bathed in a murky soup-like echo chamber. The tracks on
"Wild Life" tend to stew rather than evolve, and
hang like smoke from a bubbling cauldron, the rhythms of
which rattle rather than bounce, like the summoning forth
an old indian spirit or voodoo spell.
It's a mostly foggy affair from track to track, as each
groove hovers just above ambient status, but just below
dynamic complexity, and the disc as a whole sounds a bit
samey. However, track two, "Organ in the Attic Sings
the Blues," is a nice, suspenseful interlude and is
perhaps the one instance where the glitchy backdrop becomes
more noticeably charged amid the sad, haunting melody.
The disc contains odes to Berlin, Israel, and Akufen, the
latter of which refers to Montreal's techno super-star of
the moment Marc LeClair. On "A Dub For Akufen,"
Montheit momentarily clears away the rattling debris and
hovering dub-fog, allowing samples of LeClair's expansive
synth tones to fill in the space. However, the result of
this respectful exercise is ultimately just as static as
the rest of the tracks on "Wild Life." Deadbeat's
sophomore effort makes for excellent wallpaper, and is enjoyable
as such, but its lack of dynamics makes it an unessential
Sound; 2002 (out now)]
Adrian Sherwood's On-U Sound label has been releasing eclectic,
politically charged, electronic hyper-dub reggae music since
the late seventies/early eighties. Over the years, the British
On-U roster has included reggae, punk, and funk superstars
such as Bim Sherman, Mark Stewart, Lee Perry, Annie Anxiety,
Gary Clail, Prince Far I - many of whom have collaborated
in Sherwood's studio to create original, reggae fusion sounds.
The On-U sound has always had its eye on the future, successfully
recontextualizing Jamaican roots music through Sherwood's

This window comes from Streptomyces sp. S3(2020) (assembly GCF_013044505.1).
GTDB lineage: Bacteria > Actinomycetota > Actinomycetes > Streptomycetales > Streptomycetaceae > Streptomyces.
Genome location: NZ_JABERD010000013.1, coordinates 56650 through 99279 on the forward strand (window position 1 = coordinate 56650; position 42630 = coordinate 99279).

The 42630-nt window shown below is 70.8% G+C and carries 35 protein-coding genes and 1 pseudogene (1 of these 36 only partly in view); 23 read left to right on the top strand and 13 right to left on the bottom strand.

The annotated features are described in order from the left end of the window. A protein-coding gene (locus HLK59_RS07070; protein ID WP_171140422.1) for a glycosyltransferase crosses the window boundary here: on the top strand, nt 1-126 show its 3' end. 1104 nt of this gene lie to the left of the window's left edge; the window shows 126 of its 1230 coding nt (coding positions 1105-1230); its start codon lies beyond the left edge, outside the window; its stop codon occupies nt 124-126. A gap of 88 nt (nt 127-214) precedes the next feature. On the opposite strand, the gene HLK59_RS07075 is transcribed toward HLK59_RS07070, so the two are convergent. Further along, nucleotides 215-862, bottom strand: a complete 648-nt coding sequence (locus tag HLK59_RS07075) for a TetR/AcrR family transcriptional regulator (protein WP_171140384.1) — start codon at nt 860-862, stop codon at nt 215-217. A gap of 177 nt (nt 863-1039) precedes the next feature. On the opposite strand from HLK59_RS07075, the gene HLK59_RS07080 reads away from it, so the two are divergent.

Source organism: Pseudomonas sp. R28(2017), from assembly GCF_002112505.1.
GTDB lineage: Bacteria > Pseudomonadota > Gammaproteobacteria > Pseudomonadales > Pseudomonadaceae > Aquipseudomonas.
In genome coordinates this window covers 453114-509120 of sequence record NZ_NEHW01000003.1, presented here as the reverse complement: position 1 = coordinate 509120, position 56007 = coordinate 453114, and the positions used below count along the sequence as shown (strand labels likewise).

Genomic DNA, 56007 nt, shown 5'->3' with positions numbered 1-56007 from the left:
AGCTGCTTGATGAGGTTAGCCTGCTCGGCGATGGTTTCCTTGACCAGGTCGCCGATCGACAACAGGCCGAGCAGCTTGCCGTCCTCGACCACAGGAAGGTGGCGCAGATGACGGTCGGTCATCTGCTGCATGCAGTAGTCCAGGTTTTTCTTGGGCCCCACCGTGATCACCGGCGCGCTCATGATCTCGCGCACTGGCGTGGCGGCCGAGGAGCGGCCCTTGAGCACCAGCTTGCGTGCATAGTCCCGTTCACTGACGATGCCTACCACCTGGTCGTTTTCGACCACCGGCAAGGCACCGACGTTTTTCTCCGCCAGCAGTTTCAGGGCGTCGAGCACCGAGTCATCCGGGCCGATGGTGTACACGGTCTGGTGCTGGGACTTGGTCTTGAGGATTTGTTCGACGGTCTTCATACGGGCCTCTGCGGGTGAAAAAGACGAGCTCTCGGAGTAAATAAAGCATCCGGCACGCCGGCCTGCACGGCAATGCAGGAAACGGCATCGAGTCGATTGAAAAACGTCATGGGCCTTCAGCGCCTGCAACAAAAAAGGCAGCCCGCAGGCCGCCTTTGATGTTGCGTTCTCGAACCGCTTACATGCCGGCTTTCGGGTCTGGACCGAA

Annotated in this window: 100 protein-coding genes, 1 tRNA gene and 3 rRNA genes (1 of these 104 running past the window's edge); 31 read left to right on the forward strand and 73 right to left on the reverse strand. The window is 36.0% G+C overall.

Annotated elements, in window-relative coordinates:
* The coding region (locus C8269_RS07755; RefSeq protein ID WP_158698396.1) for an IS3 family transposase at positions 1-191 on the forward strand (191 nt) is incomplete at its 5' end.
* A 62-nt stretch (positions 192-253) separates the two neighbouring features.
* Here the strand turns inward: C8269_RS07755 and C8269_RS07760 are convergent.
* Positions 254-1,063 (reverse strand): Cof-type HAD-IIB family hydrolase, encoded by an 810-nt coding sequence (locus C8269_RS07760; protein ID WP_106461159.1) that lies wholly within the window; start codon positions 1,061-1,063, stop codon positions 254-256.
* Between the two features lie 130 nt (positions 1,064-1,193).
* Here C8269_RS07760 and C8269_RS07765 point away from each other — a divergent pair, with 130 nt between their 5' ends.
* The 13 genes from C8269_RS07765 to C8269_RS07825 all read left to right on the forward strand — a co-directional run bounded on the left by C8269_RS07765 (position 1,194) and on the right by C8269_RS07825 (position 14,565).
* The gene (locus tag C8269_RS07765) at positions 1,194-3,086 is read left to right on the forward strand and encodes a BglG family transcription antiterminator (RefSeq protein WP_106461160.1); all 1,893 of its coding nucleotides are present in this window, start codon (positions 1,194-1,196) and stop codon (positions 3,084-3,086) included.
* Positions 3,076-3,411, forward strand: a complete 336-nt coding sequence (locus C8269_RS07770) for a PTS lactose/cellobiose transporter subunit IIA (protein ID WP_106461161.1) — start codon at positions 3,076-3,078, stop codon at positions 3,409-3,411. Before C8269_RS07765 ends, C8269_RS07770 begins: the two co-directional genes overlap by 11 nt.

skillful, redefined art of dub engineering and emphasis
on electronic samples and instrumentation. The label initially
brought attention to their modern reggae sounds through
their low-priced Pay It All Back samplers, but now On-U
has entered the new millennium with a new roster and a new
sampler called Chainstore Massacre.
The collection features a few new reggae sounds from old
On-U favorites, such as Dub Syndicate, Little Axe, and even
Adrian Sherwood himself with a shuffling rhythmic workout
called "Xplanation." Little Roy's "Heavy
Going" is the most rootsy of the bunch and is a delightful,
sunny pop song.
On-U superstar Mark Stewart's compilation contribution
is, however, disturbingly reminiscent of KMFDM with its
sampled guitar riffs, and Stewart's vocals have morphed
from panicked and frantic to simply sinister. Ri Ra's gangsta
rap sound on "25 O'Clock" seems out of place on
an On-U disc, even though it shares the same love of electronic
beats and looped samples. However, it's a refried effort
and has no place among the other, more original sounds.
Asian Dub Foundation and New Zealand's Salmonella Dub have
the phattest reggae jams on the sampler, the former of which
rock mean tablas and distorted guitars to big effect, while
the latter's "Push on Thru" is wistful, yet confident
and has a bass line as big as any sported by Jah Wobble.
Chainstore Massacre may not be the best introduction
to the ON-U sound, but it's certainly an adequate update,
and is worth it for the Skip McDonald and Sinead O'Connor
collaboration alone. "My Love I Bring" passes
the goosebump test, highlighting impressive interplay between
O'Connor's typically emotive vocals and McDonald's lyrical
guitar. A light reggae groove shares the spotlight with
a background of Celtic flutes, providing the best example
of On-U's futurist reggae fusion. Recommended.
The Legend of Tiger Mask
Sleep Records; 2002 (out now)]
you're feelin' wet and whacky-and even a little pissed off-this
is the album for you. The first time I heard this band's